Many people experience stress as a part of their daily lives. Chronic stress can have an impact on physical and mental health. Since food and eating are generally associated with positive moods, we explored how aspects of meal preparation can relieve stress and improve measures related to mood.Our main objectives were to determine whether choosing meal components and/or preparing a meal would improve measures related to mood and reduce stress.Participants came individually to our lab at dinner time. We measured stress (salivary cortisol, heart rate and blood pressure) and took measures related to mood on arrival. We then induced stress (Trier Social Stress Task) and took measures related to stress and mood again. Each participant was assigned to one of four experimental conditions. In the prepare-choice condition participants prepared a meal (pasta. +. sauce. +. inclusions) and had control over selection of meal components. In the prepare-no-choice condition participants prepared their meal, but had no control over the menu. In the choice-no-prepare condition participants had control over the menu, but the meal was prepared by someone else. In the no-prepare-no-choice condition participants were provided with a meal prepared by someone else. Food preference questionnaires conducted before the stress induction ensured that all participants received foods they liked.Having no choice produced greater reductions in the mood-related measures of anxiety and anger compared with the choice condition. Systolic blood pressure was reduced more in the no choice than in the choice condition after the meal. Preparing versus not preparing had little effect on measures related to stress and mood.People may find choosing to be a depleting task on their limited psychological resources; hence, choosing can add to their general stress. Not faced with choosing, one avoids this unnecessary stress. Consuming a meal without the burden of choosing has potential as a stress-reduction strategy.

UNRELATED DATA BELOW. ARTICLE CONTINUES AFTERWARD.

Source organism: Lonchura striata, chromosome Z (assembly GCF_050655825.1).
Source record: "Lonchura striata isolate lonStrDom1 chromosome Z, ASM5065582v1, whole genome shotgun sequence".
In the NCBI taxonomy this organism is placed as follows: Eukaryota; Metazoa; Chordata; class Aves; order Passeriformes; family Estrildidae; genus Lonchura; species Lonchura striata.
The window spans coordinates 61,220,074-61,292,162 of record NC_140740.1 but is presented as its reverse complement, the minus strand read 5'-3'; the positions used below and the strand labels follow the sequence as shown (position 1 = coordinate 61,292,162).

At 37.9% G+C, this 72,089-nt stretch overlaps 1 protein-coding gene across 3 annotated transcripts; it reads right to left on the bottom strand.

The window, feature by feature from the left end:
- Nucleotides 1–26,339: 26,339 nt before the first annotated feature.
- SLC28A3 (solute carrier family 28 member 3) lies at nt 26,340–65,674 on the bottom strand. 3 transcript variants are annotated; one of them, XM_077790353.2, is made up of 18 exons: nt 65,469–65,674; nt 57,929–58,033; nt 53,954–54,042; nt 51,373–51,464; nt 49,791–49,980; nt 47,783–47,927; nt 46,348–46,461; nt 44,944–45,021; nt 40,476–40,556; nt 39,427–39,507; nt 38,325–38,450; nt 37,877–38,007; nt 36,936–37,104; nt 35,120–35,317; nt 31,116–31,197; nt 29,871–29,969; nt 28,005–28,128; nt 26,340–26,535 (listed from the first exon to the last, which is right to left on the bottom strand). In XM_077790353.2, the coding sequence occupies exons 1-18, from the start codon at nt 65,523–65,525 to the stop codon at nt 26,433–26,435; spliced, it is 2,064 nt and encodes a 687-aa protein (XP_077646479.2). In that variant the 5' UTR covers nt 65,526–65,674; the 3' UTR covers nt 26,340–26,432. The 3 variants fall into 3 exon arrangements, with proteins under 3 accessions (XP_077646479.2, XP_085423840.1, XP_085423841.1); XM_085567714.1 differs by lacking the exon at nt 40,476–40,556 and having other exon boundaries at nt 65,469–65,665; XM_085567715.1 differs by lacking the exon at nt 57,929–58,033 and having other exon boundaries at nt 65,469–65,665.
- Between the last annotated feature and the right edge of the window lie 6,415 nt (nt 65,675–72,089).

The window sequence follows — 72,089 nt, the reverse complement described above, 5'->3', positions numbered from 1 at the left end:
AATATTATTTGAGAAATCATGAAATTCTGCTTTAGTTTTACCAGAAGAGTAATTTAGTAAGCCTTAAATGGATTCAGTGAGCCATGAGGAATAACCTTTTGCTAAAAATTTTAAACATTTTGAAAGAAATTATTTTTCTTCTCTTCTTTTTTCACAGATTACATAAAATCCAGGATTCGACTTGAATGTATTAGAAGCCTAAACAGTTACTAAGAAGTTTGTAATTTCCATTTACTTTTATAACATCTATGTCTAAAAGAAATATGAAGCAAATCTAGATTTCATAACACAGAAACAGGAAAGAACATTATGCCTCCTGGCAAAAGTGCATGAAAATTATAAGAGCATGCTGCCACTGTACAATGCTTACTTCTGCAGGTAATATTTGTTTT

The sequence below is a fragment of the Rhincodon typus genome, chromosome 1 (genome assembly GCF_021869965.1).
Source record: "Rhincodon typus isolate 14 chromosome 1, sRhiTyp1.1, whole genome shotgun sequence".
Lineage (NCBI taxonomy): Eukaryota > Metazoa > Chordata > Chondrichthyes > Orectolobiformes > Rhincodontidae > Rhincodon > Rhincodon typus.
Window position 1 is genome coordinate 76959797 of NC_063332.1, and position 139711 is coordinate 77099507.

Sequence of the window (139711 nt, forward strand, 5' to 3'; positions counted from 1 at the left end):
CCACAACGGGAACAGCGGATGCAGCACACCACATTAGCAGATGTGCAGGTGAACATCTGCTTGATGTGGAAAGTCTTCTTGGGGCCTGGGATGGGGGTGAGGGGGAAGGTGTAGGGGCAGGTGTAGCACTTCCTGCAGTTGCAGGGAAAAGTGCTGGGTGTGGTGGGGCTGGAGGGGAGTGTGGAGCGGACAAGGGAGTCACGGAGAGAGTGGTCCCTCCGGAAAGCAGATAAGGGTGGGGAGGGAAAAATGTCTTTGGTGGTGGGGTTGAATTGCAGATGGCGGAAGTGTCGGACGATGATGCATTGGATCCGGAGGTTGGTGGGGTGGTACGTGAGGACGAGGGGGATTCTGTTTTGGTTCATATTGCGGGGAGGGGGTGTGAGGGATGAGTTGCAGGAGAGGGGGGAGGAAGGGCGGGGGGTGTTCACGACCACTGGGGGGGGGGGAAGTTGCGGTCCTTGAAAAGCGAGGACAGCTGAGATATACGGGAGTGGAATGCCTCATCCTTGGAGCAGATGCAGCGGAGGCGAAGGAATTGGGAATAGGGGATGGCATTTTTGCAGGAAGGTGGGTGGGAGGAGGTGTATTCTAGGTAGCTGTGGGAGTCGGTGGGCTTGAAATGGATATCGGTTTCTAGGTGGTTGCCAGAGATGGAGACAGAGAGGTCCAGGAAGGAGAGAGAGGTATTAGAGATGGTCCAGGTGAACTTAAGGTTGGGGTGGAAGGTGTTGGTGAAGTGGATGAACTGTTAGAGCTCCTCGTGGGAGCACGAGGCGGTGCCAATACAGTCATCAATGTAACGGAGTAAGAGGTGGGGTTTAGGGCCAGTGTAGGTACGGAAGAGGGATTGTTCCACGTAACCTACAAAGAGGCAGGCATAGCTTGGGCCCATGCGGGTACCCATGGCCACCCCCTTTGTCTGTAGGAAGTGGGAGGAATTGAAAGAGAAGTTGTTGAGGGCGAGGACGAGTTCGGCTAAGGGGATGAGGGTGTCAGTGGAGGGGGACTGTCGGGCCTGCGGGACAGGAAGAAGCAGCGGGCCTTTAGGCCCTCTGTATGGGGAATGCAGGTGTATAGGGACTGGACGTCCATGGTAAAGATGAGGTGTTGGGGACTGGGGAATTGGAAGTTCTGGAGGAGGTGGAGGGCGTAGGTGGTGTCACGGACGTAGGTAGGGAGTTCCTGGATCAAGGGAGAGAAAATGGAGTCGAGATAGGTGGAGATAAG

Bibliographical noteFunding Information:
This material is based upon work supported by NASA under award No. NNX12AE56G . This research has been supported in part by the Minnesota Agricultural Experiment Station . We thank Matt Niezgoda, Sara Olson, Samantha Bzdawka, Claire Burrington, Sean Lee, Dana Osdoba, Zach Baggio, Amanda Schlink, and Stephanie Elsbernd for their help conducting the studies; Britt Ahlstrom, Rachel Burns, and Heather Scherschel for their input on the experimental design; and Megan Heyman and Zhongnan Jin for their help with statistical analysis.
- Food choice
- Trier Social Stress Task